What does it mean for a new religion to arise or take hold among a group of people? What does it mean for a religious tradition to endure? These are questions that are quite commonly addressed, at least implicitly, in the study of religion. Less frequently asked is the question of what it means for a religious tradition to come to an end. This article addresses this question, paying particular attention to the ways people actively dismantle a religious tradition that previously shaped their lives. I also consider what studying the process of religious disappearance can teach us about what it means for a tradition to arise and endure, arguing that a grasp on processes of religious dissolution is necessary for a fully rounded approach to the study of religious change. Throughout the article, I illustrate my arguments with material from the study of Christianity, Judaism and indigenous religious traditions, particularly from Oceania.
Theorizing Religious Traditions from the Point of View of How They Disappear
On the Social Productivity of Ritual Forms
Pentecostal Christianity has in the last several decades demonstrated an ability to globalize with great speed and to flourish in social contexts of poverty and disorganization in which other social institutions have been unable to sustain themselves. This article asks why Pentecostalism should be so successful at institution building in harsh environments. I argue that this question is more fundamental than those scholars more often ask about the kinds of compensations that Pentecostalism provides for its adherents. I then draw on Collins's theory of interaction ritual chains to suggest that it is Pentecostalism's promotion of ritual to the center of social life that grounds its unusual institution-building capacity.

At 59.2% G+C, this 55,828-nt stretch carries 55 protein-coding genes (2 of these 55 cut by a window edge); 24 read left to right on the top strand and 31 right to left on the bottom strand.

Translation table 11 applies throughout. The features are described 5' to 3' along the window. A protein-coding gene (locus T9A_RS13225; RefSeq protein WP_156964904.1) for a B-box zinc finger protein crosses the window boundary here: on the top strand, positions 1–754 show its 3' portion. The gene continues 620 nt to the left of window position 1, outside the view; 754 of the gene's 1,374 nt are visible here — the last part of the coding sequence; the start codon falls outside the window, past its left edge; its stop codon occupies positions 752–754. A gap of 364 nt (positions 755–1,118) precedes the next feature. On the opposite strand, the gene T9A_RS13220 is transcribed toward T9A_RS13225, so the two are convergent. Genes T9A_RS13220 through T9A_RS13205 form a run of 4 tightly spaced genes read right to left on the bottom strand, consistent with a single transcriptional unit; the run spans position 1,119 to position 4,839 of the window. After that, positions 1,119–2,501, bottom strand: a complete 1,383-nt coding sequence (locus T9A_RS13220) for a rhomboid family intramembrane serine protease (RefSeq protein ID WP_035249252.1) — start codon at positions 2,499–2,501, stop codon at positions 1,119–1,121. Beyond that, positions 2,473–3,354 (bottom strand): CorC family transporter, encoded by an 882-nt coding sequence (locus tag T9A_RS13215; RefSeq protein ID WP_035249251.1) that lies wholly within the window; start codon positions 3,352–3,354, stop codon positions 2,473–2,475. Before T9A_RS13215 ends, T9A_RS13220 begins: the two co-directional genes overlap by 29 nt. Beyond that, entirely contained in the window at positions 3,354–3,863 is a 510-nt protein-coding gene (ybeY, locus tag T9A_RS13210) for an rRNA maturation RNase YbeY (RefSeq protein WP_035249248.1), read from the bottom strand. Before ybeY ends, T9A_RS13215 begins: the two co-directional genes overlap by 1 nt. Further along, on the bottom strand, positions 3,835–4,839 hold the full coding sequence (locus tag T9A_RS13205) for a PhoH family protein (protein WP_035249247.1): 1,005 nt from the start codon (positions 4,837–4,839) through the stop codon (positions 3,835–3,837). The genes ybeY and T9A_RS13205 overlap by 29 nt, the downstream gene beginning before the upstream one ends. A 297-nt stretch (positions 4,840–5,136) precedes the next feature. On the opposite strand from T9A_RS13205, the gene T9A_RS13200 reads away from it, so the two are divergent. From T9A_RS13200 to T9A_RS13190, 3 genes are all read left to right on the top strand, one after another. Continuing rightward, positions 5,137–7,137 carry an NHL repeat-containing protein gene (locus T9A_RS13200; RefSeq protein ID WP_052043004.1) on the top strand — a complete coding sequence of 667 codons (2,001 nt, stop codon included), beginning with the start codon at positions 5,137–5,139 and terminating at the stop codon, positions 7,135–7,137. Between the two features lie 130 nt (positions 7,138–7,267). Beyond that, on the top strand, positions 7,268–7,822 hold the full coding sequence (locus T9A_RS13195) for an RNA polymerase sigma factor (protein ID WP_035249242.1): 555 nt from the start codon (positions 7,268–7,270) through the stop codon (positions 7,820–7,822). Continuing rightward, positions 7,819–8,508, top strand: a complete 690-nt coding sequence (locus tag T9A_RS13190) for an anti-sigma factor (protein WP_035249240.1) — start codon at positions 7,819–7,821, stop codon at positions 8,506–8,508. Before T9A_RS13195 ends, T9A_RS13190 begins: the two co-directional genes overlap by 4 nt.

The Uninvited Guest and "The Invention of Culture"
The year 2000 marked the twenty-fifth year anniversary of the publication of Roy Wagner’s book The Invention of Culture. One of the earliest and still most profoundly challenging considerations of anthropology from a quarter- century that went on to see its share of critical engagements with the discipline, the book’s recent anniversary provides an opportunity to look back at Wagner’s argument and consider what it has taught us and what parts of its message may still remain to be assimilated. In what follows, I take up these issues by examining the book’s reception, laying out its core argument, considering its contribution to critical anthropology and, finally, showing how its primary analytic strategy can be applied to the study of contemporary religious movements.
James Laidlaw and Joel Robbins
With this issue of The Cambridge Journal of Anthropology, we say ‘goodbye’ and express our warmest thanks to Maryon McDonald for her work as Editor-in-Chief. She oversaw the re-launch of the journal in 2012, with Volume 30, and has steered it with great success since.